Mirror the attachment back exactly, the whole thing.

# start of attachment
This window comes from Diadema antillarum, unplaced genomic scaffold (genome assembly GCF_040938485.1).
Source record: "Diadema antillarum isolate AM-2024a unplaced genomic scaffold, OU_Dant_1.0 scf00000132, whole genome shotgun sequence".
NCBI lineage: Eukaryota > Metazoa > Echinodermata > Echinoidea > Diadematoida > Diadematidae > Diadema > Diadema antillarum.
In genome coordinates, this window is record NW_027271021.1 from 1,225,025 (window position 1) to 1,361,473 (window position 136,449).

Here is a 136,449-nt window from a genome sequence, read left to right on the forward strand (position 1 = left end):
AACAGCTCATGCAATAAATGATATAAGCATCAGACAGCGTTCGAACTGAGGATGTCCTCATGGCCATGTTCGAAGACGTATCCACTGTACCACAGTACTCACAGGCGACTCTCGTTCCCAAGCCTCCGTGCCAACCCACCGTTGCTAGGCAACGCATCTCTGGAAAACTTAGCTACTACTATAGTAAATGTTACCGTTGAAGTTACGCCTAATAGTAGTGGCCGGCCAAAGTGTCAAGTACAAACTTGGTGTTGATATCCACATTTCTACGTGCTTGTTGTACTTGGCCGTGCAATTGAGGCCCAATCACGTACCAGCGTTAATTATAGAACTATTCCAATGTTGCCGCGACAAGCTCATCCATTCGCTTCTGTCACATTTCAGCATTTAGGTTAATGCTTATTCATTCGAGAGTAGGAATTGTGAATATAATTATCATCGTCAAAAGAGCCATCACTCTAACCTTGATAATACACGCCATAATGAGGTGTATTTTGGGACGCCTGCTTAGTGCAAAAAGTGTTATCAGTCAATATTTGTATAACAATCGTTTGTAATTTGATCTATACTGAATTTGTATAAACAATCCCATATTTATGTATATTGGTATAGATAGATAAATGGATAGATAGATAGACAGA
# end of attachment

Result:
This window comes from Diadema antillarum, unplaced genomic scaffold (genome assembly GCF_040938485.1).
Source record: "Diadema antillarum isolate AM-2024a unplaced genomic scaffold, OU_Dant_1.0 scf00000132, whole genome shotgun sequence".
NCBI lineage: Eukaryota > Metazoa > Echinodermata > Echinoidea > Diadematoida > Diadematidae > Diadema > Diadema antillarum.
In genome coordinates, this window is record NW_027271021.1 from 1,225,025 (window position 1) to 1,361,473 (window position 136,449).

Here is a 136,449-nt window from a genome sequence, read left to right on the forward strand (position 1 = left end):
AACAGCTCATGCAATAAATGATATAAGCATCAGACAGCGTTCGAACTGAGGATGTCCTCATGGCCATGTTCGAAGACGTATCCACTGTACCACAGTACTCACAGGCGACTCTCGTTCCCAAGCCTCCGTGCCAACCCACCGTTGCTAGGCAACGCATCTCTGGAAAACTTAGCTACTACTATAGTAAATGTTACCGTTGAAGTTACGCCTAATAGTAGTGGCCGGCCAAAGTGTCAAGTACAAACTTGGTGTTGATATCCACATTTCTACGTGCTTGTTGTACTTGGCCGTGCAATTGAGGCCCAATCACGTACCAGCGTTAATTATAGAACTATTCCAATGTTGCCGCGACAAGCTCATCCATTCGCTTCTGTCACATTTCAGCATTTAGGTTAATGCTTATTCATTCGAGAGTAGGAATTGTGAATATAATTATCATCGTCAAAAGAGCCATCACTCTAACCTTGATAATACACGCCATAATGAGGTGTATTTTGGGACGCCTGCTTAGTGCAAAAAGTGTTATCAGTCAATATTTGTATAACAATCGTTTGTAATTTGATCTATACTGAATTTGTATAAACAATCCCATATTTATGTATATTGGTATAGATAGATAAATGGATAGATAGATAGACAGA